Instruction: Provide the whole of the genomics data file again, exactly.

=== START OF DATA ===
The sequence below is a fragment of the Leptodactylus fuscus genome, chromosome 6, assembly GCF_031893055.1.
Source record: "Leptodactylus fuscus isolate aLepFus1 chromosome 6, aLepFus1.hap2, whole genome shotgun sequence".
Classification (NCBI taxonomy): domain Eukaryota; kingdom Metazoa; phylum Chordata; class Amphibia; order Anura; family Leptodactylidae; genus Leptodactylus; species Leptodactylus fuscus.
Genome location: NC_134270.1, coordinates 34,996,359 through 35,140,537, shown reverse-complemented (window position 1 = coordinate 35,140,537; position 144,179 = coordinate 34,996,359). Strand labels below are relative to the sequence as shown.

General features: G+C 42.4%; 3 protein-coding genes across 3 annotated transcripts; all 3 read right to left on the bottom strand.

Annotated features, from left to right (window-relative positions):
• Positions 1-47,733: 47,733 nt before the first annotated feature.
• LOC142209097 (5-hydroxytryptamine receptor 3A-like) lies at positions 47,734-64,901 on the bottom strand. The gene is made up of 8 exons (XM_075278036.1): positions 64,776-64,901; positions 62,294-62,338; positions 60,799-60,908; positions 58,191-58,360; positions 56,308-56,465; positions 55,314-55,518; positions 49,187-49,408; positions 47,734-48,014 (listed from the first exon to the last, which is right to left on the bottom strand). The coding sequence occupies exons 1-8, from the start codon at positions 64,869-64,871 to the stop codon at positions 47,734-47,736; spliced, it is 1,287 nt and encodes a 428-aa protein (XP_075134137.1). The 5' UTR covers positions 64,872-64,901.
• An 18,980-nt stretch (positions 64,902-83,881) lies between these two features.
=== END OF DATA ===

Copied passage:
The sequence below is a fragment of the Leptodactylus fuscus genome, chromosome 6, assembly GCF_031893055.1.
Source record: "Leptodactylus fuscus isolate aLepFus1 chromosome 6, aLepFus1.hap2, whole genome shotgun sequence".
Classification (NCBI taxonomy): domain Eukaryota; kingdom Metazoa; phylum Chordata; class Amphibia; order Anura; family Leptodactylidae; genus Leptodactylus; species Leptodactylus fuscus.
Genome location: NC_134270.1, coordinates 34,996,359 through 35,140,537, shown reverse-complemented (window position 1 = coordinate 35,140,537; position 144,179 = coordinate 34,996,359). Strand labels below are relative to the sequence as shown.

General features: G+C 42.4%; 3 protein-coding genes across 3 annotated transcripts; all 3 read right to left on the bottom strand.

Annotated features, from left to right (window-relative positions):
• Positions 1-47,733: 47,733 nt before the first annotated feature.
• LOC142209097 (5-hydroxytryptamine receptor 3A-like) lies at positions 47,734-64,901 on the bottom strand. The gene is made up of 8 exons (XM_075278036.1): positions 64,776-64,901; positions 62,294-62,338; positions 60,799-60,908; positions 58,191-58,360; positions 56,308-56,465; positions 55,314-55,518; positions 49,187-49,408; positions 47,734-48,014 (listed from the first exon to the last, which is right to left on the bottom strand). The coding sequence occupies exons 1-8, from the start codon at positions 64,869-64,871 to the stop codon at positions 47,734-47,736; spliced, it is 1,287 nt and encodes a 428-aa protein (XP_075134137.1). The 5' UTR covers positions 64,872-64,901.
• An 18,980-nt stretch (positions 64,902-83,881) lies between these two features.